But you had to pay 1.15% for that privilege. In other words, 1.15% of $95,000 is $1,092.
That’s what you would pay for the death benefit of $5,000 (that’s the difference between the original deposit of $100,000 and the value it had decreased to of $95,000).
That’s a lot of money to pay for $5,000 in life insurance.
And on the flip side, if the value of your variable annuity goes up to say $105,000, you are still paying the 1.15% for the death benefit.
If you died, your beneficiary would get the entire $105,000 since that’s what your new account balance is anyway.
In other words, you’d still be paying the 1.15% but your beneficiaries would not receive anything in addition to your account value, since your account value has risen above your original deposit.
There are other fees as well, such as Administrative fees (usually about 0.15%), Income rider fees (usually around 1%) and death benefit step-up rider fees (can be around 0.8%).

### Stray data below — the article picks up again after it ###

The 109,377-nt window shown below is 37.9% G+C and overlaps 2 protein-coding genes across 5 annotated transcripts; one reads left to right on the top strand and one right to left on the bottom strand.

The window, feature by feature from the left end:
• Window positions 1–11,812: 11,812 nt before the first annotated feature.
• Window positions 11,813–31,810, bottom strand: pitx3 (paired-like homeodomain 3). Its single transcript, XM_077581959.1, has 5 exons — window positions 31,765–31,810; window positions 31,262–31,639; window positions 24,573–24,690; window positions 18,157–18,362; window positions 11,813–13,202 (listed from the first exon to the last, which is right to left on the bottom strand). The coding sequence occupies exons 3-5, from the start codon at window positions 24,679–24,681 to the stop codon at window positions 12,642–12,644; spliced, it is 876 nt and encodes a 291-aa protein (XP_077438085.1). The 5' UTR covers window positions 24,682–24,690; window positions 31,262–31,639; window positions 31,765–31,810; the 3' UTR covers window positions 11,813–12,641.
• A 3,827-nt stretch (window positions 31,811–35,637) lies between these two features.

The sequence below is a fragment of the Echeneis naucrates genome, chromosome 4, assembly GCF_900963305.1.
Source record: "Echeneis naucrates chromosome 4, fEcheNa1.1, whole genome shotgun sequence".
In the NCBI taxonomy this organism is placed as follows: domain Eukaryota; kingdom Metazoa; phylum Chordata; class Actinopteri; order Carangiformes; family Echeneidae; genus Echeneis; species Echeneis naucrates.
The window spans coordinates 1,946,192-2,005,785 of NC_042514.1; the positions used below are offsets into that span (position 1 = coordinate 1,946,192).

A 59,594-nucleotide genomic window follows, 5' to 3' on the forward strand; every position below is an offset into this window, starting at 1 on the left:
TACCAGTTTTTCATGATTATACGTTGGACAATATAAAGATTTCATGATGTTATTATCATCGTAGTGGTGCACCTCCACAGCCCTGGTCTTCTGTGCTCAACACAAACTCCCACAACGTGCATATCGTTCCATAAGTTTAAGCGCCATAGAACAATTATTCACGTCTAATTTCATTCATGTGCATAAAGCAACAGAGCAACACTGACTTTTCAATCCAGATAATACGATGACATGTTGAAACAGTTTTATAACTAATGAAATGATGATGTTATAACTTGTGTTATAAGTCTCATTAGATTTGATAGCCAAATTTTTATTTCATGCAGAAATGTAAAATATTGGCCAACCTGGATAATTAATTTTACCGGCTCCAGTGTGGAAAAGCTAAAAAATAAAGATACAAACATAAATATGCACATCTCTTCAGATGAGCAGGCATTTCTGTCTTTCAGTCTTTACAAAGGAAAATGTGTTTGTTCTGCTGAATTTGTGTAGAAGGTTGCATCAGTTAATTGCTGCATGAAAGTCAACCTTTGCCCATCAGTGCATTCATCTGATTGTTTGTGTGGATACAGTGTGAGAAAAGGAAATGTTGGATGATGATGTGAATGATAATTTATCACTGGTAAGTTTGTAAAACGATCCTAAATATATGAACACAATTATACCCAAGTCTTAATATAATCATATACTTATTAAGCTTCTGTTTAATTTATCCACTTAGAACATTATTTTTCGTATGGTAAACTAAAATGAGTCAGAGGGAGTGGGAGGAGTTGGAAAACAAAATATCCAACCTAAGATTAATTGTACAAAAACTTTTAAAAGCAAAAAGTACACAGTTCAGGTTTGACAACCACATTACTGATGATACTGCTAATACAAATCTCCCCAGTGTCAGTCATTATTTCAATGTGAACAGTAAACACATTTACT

The riders are optional. So you can limit your fees in a variable annuity by not attaching riders.
I have seen some variable annuities whose fees exceeded 3% each year. You may have your money invested in the market with variable annuities, but that level of fees will put a big drag on your earnings potential.
The second downside to variable annuities is lack of protection while you are alive.
While it is good to have some downside protection on the death benefit, you have to keep in mind that the downside protection only benefits your beneficiaries if you die.
But a retiree needs protection while they are alive. A retiree’s lifestyle is dependent on their portfolio to supplement their Social Security and pension income. And they need some type of protection while they are alive.
Sure, it’s great to have that death benefit on a variable annuity. But remember:
- You have to pay for it (even when your account value exceeds the original deposit), and